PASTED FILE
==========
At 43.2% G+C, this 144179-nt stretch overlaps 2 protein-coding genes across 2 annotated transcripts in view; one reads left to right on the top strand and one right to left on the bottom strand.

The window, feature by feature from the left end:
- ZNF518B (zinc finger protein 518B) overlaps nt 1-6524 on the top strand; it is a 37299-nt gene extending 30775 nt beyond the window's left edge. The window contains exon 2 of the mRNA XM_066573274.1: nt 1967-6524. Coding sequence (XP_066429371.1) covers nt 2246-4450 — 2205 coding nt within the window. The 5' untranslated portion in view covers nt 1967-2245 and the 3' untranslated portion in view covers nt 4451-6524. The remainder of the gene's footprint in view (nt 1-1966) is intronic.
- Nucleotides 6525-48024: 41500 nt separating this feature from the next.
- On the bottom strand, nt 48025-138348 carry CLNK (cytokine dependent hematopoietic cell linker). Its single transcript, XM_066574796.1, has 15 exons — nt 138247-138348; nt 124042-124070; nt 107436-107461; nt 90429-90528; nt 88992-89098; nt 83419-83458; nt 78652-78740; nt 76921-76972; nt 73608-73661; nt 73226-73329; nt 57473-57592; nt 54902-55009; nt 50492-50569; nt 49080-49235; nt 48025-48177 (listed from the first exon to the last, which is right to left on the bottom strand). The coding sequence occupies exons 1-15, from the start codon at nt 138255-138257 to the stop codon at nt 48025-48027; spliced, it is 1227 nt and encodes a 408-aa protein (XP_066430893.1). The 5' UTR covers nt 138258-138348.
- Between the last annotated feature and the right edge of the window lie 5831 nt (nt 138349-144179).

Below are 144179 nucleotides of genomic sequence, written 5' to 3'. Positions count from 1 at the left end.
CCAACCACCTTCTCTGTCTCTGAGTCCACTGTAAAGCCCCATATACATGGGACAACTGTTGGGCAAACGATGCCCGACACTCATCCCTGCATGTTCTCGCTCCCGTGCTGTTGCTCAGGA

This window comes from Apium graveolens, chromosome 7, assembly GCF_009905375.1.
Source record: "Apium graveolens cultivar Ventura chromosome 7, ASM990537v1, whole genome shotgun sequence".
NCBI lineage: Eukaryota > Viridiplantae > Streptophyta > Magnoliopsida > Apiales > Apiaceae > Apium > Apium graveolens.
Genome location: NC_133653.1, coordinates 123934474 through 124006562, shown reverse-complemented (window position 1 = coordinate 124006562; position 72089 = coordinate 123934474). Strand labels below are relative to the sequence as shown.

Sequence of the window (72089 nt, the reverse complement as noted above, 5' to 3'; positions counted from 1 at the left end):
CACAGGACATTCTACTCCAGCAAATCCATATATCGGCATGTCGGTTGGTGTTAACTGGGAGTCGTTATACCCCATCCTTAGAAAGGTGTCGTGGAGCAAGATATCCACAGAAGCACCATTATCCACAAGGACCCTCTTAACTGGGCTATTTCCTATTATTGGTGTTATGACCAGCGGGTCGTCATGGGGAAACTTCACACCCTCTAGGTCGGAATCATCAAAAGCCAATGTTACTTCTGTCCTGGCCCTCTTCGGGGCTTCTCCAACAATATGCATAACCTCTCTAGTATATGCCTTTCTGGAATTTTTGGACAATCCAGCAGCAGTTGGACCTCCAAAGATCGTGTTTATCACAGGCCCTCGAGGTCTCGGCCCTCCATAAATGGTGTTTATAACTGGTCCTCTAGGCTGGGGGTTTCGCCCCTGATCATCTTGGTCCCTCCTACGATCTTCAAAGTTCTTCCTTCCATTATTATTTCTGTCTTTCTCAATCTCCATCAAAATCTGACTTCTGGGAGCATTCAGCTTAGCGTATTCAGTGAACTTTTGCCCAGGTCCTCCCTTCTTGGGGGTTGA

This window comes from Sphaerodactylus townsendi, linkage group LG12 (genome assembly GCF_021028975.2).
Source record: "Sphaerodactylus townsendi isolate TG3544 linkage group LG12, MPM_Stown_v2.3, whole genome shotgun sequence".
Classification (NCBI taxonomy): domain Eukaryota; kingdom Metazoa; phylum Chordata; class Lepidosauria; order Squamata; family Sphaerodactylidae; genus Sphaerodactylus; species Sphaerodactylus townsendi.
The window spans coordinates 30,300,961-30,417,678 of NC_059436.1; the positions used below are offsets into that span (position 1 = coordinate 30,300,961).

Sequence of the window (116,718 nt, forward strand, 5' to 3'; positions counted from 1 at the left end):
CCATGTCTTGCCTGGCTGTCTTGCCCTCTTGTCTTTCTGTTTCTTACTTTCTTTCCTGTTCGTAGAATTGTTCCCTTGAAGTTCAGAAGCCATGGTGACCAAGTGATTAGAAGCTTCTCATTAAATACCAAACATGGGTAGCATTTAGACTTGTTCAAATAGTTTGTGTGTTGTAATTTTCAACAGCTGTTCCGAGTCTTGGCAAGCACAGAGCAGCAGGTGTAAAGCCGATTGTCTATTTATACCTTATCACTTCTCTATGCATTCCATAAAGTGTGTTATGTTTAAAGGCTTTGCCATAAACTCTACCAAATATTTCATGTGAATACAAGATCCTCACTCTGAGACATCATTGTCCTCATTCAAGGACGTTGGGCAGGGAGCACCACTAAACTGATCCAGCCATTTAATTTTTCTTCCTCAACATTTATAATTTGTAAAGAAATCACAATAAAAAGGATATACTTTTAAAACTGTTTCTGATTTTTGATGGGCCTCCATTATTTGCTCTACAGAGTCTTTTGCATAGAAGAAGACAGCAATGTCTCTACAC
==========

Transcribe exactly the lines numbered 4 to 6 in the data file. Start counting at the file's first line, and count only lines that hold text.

- Nucleotides 6525-48024: 41500 nt separating this feature from the next.
- On the bottom strand, nt 48025-138348 carry CLNK (cytokine dependent hematopoietic cell linker). Its single transcript, XM_066574796.1, has 15 exons — nt 138247-138348; nt 124042-124070; nt 107436-107461; nt 90429-90528; nt 88992-89098; nt 83419-83458; nt 78652-78740; nt 76921-76972; nt 73608-73661; nt 73226-73329; nt 57473-57592; nt 54902-55009; nt 50492-50569; nt 49080-49235; nt 48025-48177 (listed from the first exon to the last, which is right to left on the bottom strand). The coding sequence occupies exons 1-15, from the start codon at nt 138255-138257 to the stop codon at nt 48025-48027; spliced, it is 1227 nt and encodes a 408-aa protein (XP_066430893.1). The 5' UTR covers nt 138258-138348.
- Between the last annotated feature and the right edge of the window lie 5831 nt (nt 138349-144179).